the Minister drinks to a trouble free day.


Kathy lives in Worcestershire and has a parallel life working for museums and heritage. Although she started writing poetry (secretly) in 2007, didn’t submit works for publication until 2011. She organised the Avoncroft Museum of Buildings poetry trail in 2012, enjoys performance and has an occasional blog at http://www.wordstring.co.uk – an experimental vehicle for occasional video poems.


Ben Banyard – Then Sings My Soul

Then Sings My Soul

In Bond Street I wait at the crossing
and not wanting to make eye contact with anyone
I glance to my left and get
by the sheer hip-hip-hooray of colours.

Someone has planted wild flower seeds which blaze from the grey,
making the concrete sing like a summer meadow
and I feel like I’m on a caravan holiday in Dorset.

My fellow pausing pedestrians aren’t moved by it
as they fiddle with phones or stare blankly

I turn to a middle-aged suit and clap my arm around his
and I say:
“look at this wonderful thing that someone’s done”,
and he sees the poppies, meadow buttercups,
corncockles and red campion for the first time and
smiles at them and we both stand and look
as the lights change from red to amber
to green to amber to red…


Ben Banyard lives in Portishead, near Bristol, where he sometimes writes poetry and short fiction.

Jennifer McGowan – Two Poems


I damn near came before you touched me,
which was as well, because you never did.

You walked as if oiled, bare-chested
in the heat. I could define every muscle
as you rippled towards me, count your six-pack–
how many times I counted to six–
smell the sun as it came off your skin.
You smiled at my carer, stood shoulder
to shoulder, nudged her breast. Left me
as spare and angular as my chair.



The abject ache in his lower bones
is as familiar as the sound of her slippers
hushing across the laminate. Carefully he hooks
the chair over and levers himself into it.
Wheels himself to the great window
overlooking the garden. Feels green life
pull at him with its thousand filaments.
He smiles, loses himself in watching a leaf breathe.

He can smell the tang before she arrives
with the tea. She busies herself; serves;
puts the extension on the chair so he can
elevate his leg. Says something or other.
The tea is not as warm as his gaze upon her.
Her voice is ripped silk. He feels himself stir.


Jennifer McGowan is based near Oxford and is a member of the Back Room Poets. Her latest acceptances are in Prole, Dawntreader, and Morphrog. Also, she says: “Paxman writes me fanmail. Trufax. Totes legit.”


Pippa Little – Blotto


On Starbucks’ corner hunched against the cold
I’ve been here since the moon was high;
come morning, blow hard into the knot
of my blue hands, I have no hope
today will be more than the old shuttle
between being sober and being blotto.

It’s a kind of leaving without going, blotto:
an easy travelling farther away than cold,
swift and sure as a loom shuttle
I go clean and I go high,
way past being lost or found – in hope
only that one day I shall free this knot,

memory-knot, hunger knot, knot
that’s the opposite of blotto –
if you see me huddled at your feet I hope
you’d throw me more than a blind cold
stare from your important walking, high
above me, on your commuter shuttle:

to and fro you go, slaves of that great shuttle
faster and faster and for what? A slimy knot
you can never shift from your gut. Only a high
ending and a hurrah and I’ll soon be blotto,
my fanfare in your face, my joke against life’s cold
shoulder, in the sure and resounding hope

of what must come, hope in spite of hope.
The north wind’s a blade-sharp shuttle
I’m an impediment to its purpose, cold.
All in the end I’ve got is this ordinary knot
That’s me. Do you know blotto?
Do you know high?

Out cold, high, face kicked to a knot,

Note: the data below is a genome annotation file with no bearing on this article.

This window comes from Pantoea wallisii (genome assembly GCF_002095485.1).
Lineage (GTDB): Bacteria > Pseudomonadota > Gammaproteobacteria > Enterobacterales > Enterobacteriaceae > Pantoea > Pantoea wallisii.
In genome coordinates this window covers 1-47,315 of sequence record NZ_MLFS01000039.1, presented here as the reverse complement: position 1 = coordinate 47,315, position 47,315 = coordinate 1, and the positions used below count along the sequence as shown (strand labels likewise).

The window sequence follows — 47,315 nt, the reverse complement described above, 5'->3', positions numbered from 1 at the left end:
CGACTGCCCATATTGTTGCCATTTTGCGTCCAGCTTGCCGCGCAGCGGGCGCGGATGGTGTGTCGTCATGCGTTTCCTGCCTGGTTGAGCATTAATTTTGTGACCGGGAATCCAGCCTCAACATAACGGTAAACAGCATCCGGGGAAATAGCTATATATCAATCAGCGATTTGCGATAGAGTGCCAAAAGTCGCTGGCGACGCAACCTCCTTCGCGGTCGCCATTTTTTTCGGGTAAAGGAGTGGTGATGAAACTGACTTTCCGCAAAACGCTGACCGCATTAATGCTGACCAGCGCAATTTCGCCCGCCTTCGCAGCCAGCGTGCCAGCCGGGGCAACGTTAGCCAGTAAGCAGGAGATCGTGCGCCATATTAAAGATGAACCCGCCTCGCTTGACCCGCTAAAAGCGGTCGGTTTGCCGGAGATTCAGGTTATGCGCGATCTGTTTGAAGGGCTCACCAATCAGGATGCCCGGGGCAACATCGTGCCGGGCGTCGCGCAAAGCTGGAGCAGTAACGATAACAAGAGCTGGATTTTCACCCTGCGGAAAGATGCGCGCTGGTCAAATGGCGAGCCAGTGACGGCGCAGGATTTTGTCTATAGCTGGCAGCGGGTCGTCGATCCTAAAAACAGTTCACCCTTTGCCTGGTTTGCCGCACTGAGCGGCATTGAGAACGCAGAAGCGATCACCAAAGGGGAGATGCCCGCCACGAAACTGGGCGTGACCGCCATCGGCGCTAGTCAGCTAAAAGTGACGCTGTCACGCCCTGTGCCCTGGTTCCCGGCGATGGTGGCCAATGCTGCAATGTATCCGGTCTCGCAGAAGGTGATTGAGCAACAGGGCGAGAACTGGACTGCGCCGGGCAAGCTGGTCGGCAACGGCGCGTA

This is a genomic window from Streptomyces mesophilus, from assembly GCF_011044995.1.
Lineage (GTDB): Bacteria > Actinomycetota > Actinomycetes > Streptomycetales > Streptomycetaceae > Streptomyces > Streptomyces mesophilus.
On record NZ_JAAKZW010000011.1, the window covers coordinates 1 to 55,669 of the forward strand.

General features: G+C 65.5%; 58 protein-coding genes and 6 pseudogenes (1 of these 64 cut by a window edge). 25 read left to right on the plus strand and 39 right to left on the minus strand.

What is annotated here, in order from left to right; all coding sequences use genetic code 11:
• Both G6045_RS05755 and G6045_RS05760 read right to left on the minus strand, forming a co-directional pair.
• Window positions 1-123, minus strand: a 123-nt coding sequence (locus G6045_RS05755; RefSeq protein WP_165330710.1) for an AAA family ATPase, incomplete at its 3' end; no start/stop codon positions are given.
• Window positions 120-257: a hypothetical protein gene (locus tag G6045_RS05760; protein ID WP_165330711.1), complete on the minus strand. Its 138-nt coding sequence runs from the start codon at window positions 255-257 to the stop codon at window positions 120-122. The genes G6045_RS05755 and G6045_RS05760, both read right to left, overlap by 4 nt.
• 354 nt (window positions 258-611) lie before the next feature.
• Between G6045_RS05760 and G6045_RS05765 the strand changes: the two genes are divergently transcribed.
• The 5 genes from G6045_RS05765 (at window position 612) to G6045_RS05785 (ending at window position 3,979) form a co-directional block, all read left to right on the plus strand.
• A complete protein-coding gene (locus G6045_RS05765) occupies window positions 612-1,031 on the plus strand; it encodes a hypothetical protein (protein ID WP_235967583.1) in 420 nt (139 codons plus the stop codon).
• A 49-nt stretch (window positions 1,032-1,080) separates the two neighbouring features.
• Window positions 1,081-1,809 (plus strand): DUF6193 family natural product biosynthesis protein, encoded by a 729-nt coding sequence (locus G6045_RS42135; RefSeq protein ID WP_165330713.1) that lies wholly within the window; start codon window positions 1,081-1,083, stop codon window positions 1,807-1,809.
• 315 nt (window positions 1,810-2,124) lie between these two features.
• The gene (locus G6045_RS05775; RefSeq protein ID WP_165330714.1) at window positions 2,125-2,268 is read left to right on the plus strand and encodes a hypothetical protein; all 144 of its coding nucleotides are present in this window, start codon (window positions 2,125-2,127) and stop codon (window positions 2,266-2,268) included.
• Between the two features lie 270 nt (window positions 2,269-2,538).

small hope of recovery. Found by the airport shuttle, blotto.

Elaine Taylor – Atonement


Before you came, what we knew were olive trees,
mules scuffling through dust, sweet smoke
of cooking and tobacco, old men polishing
memories generations long. The church bell clanged
the regularity of our life; the language of our land
had not been wrested from us.

You were the refugees, returning to the home
you mourned each year with brine and bitter herbs,
digging through stones, watering your new life
as it grew into our soil. At the beginning it almost seemed
we could have lived together. Semite was not a word
you applied only to yourselves.

Our land became your right. We gagged on smoke
from burning fields, watched our olives fall
ungathered from the trees as our compliant mules
bore us away from the houses you had stolen.
Church bells hung mute; the old men’s stories
were uprooted from the land. The language we heard
was like ours but not ours.

Now you have caged us in like animals, denying us
even the right to anger. Only you claim persecution,
the gaping crater of wrongs too terrible to imagine
always in your vision, blinding you to the sight
of your own cruelties. All that you’ve taken from us
you wear for your own adornment, thinking we can’t see
the stains of blood and ashes.


Elaine Taylor has been interested in writing for many years and writes both poetry and prose. In 2011 she completed the MA in Creative Writing at Bath Spa University, working mainly on a novel. She has had poems accepted for publication in The Broadsheet and The Journal and her blog address is http://www.thebelatedwriter.wordpress.com.



George Szirtes – Five Poems

Postcolonial Operations: Malaysia

September. Morning.
Here the peaceable kingdom,
pale and serious.

Foreign languages
blossom in corners. Far off
bright blooms. Acts of speech.

On the hot island
food is served, chairs are wiped down,
nation building starts.

One thinks of angels
at their impossible angles
slipped into language.

Between languages
the hot day explains itself
using simple terms.

Puritans close down
the cinema of the soul,
yelling at the light.

Into September.
Into crispness. Into evening.
Into the clock’s face.

Back to the empire.
Back to old rites of passage.
Late sun. Darkness. Song.

In The Country of the Heart

I couldn’t remember if I had left my heart in the right place. There is a place for everything.

My heart was on a train heading for the right place but would it get there on time?

My heart was in one of two places, neither of them right.

Must you talk about your heart, they asked. We’ll be the judges of that.